'Looking forward to William becoming King' Rosemary Shrager addresses Charles as monarch
King Charles III becoming the new head of state as she paid tribute to the "wonderful" Queen in an exclusive interview with Express.co.uk.The 71-year-old had an insight into royal life when she met the Queen aged just 13 and later recreated dishes cooked for Queen Victoria on the 2011 BBC series Royal Upstairs Downstairs.In each episode, Rosemary and antiques expert Tim Wonnacott visited a country house or castle which Queen Victoria had been to in the 19th century.The late royal was in reign from 20 June 1837 until her death in 1901.Discussing the latest change to the monarchy, Rosemary said of the new King: "Charles will be alright, I think he'll come into his own, I hope."And, I hope he'll find his own way and be King, but I'm looking forward to William being King.Judi Dench says partner had to 'cut up her food' due to health decline"I think William will be a modernist."According to Charles' former long-term butler Grant Harrold, he will be both a traditionalist as well as a modernist monarch.He said: “Charles will pass more on to Prince William. I believe that Charles will give William and Kate more of a role, so they still have their time as a couple and a family, but they’re still supporting the monarchy and keep their popularity.“He’ll keep the Queen’s traditions, the protocols, and the etiquette.
BBC News' Huw Edwards ‘embarrassed’ by calls for knighthood after Queen death coverage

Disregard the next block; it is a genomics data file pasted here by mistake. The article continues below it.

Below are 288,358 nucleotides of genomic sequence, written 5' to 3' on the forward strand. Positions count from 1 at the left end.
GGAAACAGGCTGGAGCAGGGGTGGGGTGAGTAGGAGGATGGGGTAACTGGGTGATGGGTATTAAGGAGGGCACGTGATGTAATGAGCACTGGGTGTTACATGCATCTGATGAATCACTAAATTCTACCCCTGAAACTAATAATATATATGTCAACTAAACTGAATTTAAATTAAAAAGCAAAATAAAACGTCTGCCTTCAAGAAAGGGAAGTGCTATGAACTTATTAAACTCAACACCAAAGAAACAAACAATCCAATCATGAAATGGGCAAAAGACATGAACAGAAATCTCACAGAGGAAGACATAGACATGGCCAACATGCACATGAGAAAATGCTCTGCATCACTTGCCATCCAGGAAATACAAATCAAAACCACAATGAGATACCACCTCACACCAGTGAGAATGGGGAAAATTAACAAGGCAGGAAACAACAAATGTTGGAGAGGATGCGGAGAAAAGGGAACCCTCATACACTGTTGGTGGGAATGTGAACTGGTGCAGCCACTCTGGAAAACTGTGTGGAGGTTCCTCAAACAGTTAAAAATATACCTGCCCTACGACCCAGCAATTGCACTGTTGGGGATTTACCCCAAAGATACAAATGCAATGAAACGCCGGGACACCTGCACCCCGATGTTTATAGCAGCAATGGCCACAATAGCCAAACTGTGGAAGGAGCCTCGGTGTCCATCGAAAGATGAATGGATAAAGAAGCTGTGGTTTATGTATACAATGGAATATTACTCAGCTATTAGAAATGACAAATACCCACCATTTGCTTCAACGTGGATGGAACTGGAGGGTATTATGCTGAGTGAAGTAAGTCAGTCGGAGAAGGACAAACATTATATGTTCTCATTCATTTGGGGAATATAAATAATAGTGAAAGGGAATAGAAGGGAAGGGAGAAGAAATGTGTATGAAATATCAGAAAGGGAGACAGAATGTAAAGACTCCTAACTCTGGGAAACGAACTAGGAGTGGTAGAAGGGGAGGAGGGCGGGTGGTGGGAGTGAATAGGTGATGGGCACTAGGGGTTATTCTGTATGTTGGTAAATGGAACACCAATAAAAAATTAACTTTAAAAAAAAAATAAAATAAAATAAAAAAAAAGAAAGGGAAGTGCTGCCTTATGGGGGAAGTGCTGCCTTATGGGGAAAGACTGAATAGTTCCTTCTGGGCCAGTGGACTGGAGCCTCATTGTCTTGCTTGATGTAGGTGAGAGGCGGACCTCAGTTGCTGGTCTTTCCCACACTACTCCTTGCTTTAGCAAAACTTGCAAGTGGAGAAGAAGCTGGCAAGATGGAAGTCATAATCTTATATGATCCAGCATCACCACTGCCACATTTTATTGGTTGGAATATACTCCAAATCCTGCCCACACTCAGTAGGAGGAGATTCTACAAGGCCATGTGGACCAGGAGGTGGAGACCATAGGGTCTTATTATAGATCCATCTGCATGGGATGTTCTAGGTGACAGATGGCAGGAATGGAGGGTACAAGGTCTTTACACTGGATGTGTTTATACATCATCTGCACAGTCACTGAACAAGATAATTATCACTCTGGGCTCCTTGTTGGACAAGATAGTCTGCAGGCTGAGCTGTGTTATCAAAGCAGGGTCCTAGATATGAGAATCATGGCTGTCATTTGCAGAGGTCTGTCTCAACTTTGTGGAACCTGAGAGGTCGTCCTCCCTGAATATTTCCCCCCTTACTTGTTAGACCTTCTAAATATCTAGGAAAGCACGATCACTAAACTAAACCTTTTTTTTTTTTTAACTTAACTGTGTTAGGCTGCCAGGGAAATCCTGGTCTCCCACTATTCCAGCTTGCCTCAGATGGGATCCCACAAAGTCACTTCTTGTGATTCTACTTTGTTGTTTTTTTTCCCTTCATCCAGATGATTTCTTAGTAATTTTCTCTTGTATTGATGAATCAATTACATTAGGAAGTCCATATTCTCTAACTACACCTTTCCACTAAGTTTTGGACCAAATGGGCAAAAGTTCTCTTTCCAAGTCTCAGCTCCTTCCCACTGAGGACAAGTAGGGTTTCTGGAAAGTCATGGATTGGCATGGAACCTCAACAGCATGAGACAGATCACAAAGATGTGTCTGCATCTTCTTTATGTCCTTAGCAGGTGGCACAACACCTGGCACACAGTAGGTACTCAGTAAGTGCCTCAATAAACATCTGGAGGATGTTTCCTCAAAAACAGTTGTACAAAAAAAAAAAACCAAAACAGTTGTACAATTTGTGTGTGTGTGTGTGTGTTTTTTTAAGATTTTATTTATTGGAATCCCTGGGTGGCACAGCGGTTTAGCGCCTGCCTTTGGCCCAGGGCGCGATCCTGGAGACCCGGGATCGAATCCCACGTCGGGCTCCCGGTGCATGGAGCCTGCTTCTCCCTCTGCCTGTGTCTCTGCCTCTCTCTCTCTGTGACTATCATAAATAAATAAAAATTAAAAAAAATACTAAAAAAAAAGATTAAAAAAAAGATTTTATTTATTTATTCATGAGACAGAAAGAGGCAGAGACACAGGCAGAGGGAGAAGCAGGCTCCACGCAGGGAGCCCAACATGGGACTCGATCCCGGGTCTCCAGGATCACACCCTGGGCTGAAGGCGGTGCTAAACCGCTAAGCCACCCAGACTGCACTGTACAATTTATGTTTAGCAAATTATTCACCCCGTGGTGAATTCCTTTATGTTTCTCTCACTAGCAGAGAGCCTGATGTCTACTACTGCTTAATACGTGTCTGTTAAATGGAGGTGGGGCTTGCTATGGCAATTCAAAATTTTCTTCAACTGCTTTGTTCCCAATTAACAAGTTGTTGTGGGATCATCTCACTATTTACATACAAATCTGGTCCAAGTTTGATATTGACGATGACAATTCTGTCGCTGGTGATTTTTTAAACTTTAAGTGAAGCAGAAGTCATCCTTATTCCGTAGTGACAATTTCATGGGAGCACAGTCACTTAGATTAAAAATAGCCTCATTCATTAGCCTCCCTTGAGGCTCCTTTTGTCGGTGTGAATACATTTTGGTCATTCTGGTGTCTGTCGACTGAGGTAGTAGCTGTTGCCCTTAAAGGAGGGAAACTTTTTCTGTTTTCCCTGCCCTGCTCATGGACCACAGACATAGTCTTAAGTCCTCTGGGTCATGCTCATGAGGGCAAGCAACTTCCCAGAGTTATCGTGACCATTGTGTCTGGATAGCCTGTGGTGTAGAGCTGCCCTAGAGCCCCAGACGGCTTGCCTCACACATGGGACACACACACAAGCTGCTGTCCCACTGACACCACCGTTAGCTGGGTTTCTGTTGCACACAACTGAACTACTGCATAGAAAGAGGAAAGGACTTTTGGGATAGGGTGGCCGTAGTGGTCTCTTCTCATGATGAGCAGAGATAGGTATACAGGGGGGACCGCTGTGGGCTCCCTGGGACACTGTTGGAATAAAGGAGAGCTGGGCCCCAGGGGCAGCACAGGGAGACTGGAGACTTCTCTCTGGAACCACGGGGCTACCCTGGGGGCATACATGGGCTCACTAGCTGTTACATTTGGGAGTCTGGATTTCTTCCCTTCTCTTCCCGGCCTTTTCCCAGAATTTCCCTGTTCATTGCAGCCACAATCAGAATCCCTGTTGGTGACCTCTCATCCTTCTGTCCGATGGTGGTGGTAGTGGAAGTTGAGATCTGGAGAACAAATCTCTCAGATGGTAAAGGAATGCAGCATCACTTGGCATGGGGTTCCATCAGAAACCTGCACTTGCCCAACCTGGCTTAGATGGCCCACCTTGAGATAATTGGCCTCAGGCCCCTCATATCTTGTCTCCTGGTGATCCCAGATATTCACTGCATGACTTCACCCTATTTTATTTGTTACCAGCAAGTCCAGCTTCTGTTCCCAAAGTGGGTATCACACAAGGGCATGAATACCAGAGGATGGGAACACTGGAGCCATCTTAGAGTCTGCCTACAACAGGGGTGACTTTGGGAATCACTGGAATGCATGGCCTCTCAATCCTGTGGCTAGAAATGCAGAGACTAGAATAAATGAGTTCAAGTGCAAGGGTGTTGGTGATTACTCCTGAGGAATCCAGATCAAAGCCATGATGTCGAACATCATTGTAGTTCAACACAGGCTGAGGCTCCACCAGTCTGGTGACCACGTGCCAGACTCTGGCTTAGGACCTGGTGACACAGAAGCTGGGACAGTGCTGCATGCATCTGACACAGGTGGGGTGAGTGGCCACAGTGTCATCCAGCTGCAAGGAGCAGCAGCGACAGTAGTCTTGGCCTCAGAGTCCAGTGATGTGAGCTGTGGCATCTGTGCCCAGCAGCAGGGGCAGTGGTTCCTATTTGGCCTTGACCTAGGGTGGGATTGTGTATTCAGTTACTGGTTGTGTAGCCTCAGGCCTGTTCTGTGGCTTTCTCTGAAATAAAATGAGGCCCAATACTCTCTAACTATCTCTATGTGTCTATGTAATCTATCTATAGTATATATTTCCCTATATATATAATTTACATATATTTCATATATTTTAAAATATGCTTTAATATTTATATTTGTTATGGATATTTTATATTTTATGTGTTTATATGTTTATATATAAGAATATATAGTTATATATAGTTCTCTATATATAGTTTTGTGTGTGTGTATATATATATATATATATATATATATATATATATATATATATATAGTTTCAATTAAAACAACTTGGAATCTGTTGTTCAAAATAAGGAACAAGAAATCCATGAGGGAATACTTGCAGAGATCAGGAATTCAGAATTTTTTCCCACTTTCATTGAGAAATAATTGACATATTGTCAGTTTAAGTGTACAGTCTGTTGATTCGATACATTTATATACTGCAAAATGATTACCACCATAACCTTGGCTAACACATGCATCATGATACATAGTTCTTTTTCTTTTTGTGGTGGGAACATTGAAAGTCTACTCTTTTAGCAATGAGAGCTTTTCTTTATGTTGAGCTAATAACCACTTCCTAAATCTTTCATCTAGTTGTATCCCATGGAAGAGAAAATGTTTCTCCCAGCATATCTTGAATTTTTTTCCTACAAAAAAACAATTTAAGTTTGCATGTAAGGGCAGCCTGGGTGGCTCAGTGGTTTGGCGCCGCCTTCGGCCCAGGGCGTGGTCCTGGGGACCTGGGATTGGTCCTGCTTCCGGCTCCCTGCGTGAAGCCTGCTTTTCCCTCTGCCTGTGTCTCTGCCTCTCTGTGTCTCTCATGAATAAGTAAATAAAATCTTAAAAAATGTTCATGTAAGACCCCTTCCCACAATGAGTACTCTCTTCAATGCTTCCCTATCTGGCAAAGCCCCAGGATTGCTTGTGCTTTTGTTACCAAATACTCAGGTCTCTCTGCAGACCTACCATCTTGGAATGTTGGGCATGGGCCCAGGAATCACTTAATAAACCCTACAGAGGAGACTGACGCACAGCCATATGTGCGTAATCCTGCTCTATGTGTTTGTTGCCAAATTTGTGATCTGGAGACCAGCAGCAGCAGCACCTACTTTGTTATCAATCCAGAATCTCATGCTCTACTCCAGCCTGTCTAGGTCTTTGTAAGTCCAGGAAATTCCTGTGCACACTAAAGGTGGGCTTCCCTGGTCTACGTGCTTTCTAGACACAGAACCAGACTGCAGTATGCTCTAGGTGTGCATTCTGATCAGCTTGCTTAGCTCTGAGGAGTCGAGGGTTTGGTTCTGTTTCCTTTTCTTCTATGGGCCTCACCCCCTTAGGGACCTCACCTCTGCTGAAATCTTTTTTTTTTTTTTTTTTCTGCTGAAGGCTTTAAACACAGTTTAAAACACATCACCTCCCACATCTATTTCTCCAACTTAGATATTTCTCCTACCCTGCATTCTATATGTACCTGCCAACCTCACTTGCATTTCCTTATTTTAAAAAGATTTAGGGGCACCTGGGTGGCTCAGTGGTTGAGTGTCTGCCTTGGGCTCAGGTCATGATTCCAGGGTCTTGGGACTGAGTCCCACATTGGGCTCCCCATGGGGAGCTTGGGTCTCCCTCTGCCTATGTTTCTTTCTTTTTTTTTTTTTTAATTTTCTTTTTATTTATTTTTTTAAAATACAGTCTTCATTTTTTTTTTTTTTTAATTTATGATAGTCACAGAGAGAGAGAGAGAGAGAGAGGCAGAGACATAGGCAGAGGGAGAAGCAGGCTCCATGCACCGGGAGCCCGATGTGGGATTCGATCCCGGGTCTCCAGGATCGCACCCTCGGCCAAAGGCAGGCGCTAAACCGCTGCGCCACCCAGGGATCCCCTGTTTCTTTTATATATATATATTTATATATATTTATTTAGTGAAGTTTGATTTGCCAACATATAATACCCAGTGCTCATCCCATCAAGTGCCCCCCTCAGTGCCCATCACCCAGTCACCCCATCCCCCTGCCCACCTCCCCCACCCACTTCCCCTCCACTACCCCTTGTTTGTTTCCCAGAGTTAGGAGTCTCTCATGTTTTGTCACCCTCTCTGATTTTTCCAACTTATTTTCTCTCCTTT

BBC News' Huw Edwards, 61, tirelessly reported on the end of an era in British history as the Queen's 70-year-reign sadly drew to a close - but he's adamant that he doesn't want a knighthood for his achievements.The newsreader argued that some had devoted their lives to good causes, but had ended up with nothing in return, so he would be reluctant to receive honours.Huw, who has fronted the BBC's Ten O'Clock News for almost two decades, admitted he had been "desperate" to avoid making a mistake during the tense coverage of the Queen's final hours, and her subsequent lying-in-state and funeral.However, he believes that some have done far more than him and that the suggestion he could receive a knighthood for the coverage is nothing more than "excitable journalism"."I have been involved in nominating people for honours and, in a few cases, people who have spent a lifetime giving time to deserving causes and don’t get anything," he explained."So, although I don’t mean it disrespectfully, the idea of a knighthood embarrasses me.”Huw, along with royal correspondent Nicholas Witchell, worked so hard to get the latest news on the monarch out to the nation that his own mother contacted him out of concern."My mum kept on messaging me saying, ‘You look exhausted, there are huge bags under your eyes,'" he joked.The broadcaster claims that he initially found out about the Queen's death just ten seconds before the rest of the nation.The confirmation ultimately led the star to switch from a navy blue tie to a black one, in order to be appropriately dressed for the period of mourning he knew would follow.Huw had opted to say very little during the coverage, to allow the tragic news to sink in as the public looked on.The reporter